Perhaps the biggest surprise of the festival for me was The Courettes, a husband and wife duo from Denmark. In listening to their album in preparation for South By, I loved the hooks and the riffs, even though they are essentially a ‘60s, Phil Spector, Wall of Sound tribute band. They sounded great, but there comes a point where the gimmick can overtake the product.
I also wondered how they could take the immense Wall of Sound effect - echoing drums, dreamy guitar lines - and translate it all into a live show featuring just two people.
The answer is that they don’t try at all - instead, while playing live, they turn into the White Stripes (with roles reversed) and shred with teeth-filling-rattling volume. I did not expect to hear James Hetfield-style riffs from tiny Brazilian singer Flavia Couri, but that’s what she delivered - and with an infectious enthusiasm and panache. The thirty or so people packed into the tiny Chess Club had a wonderful time.
Here’s “Talking About My Baby,” which is a great song, but, again, doesn’t approximate the live experience.
Word has been out about Brooklyn band Hello Mary for a while - Rolling Stone last year called them “The Next Great New York Rock Band,” and their debut self-titled new album backs that claim up.
Go listen to the album yourself. All I could think was, if the Foo Fighters released this exact album and it was Dave Grohl singing instead of Helena Straight, the album would be considered one of the Foo Fighters’ best and they would be playing stadiums around the country.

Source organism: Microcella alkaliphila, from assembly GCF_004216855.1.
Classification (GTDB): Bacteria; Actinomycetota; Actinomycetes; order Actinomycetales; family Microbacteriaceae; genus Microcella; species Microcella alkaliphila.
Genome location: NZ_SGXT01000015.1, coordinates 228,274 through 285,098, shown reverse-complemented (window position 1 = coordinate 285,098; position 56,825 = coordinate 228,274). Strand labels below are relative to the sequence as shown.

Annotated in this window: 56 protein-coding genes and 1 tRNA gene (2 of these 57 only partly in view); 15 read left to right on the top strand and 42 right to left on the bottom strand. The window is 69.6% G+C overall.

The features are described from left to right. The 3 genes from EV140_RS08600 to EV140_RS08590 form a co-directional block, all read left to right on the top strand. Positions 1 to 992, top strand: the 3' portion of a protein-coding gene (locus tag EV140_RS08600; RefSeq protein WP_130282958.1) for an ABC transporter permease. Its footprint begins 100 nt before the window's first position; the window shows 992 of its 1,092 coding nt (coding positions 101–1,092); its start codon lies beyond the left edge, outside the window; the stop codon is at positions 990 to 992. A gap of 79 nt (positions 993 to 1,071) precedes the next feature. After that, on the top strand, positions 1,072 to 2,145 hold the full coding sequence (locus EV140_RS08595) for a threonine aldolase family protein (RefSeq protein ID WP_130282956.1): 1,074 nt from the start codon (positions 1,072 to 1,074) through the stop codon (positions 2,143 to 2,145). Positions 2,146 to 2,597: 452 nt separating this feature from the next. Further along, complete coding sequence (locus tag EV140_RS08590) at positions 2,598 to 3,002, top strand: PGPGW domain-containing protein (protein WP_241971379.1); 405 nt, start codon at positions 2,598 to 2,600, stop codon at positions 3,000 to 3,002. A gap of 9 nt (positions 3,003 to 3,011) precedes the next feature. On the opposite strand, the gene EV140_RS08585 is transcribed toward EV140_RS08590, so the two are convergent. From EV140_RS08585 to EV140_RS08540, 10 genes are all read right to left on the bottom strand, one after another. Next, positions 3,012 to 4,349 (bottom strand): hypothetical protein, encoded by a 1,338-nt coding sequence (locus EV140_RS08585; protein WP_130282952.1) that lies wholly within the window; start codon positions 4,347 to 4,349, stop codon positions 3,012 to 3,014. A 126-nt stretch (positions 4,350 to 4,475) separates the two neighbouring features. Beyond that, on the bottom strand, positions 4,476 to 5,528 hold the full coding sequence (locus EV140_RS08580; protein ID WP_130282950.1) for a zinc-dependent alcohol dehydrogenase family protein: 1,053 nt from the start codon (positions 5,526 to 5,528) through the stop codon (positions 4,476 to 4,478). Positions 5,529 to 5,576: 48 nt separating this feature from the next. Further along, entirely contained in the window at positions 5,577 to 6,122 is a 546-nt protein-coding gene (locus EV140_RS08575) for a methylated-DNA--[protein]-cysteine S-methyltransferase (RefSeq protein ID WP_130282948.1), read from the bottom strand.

Instead, they are playing at three in the afternoon to paunchy music nerds sucking down beers in Texas. There is no justice.
Here’s their song “Special Treat.”
Finally, it is hard to discuss SXSW without mentioning Los Angeles Band OSEES (Formerly “Thee Oh Sees” and “Oh Sees,”) which has a residency of sorts at Hotel Vegas in Austin. Led by muscled, tattooed hipster John Dwyer, they are really good on record, but unbelievable live. Their songs are pure propulsion, tailor made for crowds to jump up and down and bob their heads.
Sadly, I was not able to get in to see them, but I walked behind Hotel Vegas and realized you could stand right behind the stage and peer over a fence to see the show. Some other guys and I jerry-rigged a wooden palette so we could see over the fence. (Video of the show from where we are standing at the end of this post.)
Here’s their song “The Dream,” recorded in an empty warehouse during COVID. If you can listen to it without moving your ass, you aren’t human.
Finally, if you’re at all interested in my journey through the musical landscape of SXSW, I put short clips of around 20 of the bands I saw together in a five-minute video. I recorded it all on my phone.You can check it out here: